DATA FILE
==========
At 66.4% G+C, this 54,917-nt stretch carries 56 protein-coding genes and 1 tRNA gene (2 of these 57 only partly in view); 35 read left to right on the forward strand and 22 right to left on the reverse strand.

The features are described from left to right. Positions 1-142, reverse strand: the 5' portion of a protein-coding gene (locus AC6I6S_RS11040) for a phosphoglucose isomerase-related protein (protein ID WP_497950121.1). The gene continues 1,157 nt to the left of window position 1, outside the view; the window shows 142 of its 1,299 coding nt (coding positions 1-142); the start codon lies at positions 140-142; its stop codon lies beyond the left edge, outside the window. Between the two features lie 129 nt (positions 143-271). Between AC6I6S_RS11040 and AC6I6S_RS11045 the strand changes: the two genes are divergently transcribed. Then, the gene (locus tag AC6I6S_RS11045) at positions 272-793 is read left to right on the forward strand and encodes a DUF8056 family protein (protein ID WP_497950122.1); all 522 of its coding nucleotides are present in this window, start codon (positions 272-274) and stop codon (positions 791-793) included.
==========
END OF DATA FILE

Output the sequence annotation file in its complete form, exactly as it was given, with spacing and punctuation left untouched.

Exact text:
At 66.4% G+C, this 54,917-nt stretch carries 56 protein-coding genes and 1 tRNA gene (2 of these 57 only partly in view); 35 read left to right on the forward strand and 22 right to left on the reverse strand.

The features are described from left to right. Positions 1-142, reverse strand: the 5' portion of a protein-coding gene (locus AC6I6S_RS11040) for a phosphoglucose isomerase-related protein (protein ID WP_497950121.1). The gene continues 1,157 nt to the left of window position 1, outside the view; the window shows 142 of its 1,299 coding nt (coding positions 1-142); the start codon lies at positions 140-142; its stop codon lies beyond the left edge, outside the window. Between the two features lie 129 nt (positions 143-271). Between AC6I6S_RS11040 and AC6I6S_RS11045 the strand changes: the two genes are divergently transcribed. Then, the gene (locus tag AC6I6S_RS11045) at positions 272-793 is read left to right on the forward strand and encodes a DUF8056 family protein (protein ID WP_497950122.1); all 522 of its coding nucleotides are present in this window, start codon (positions 272-274) and stop codon (positions 791-793) included.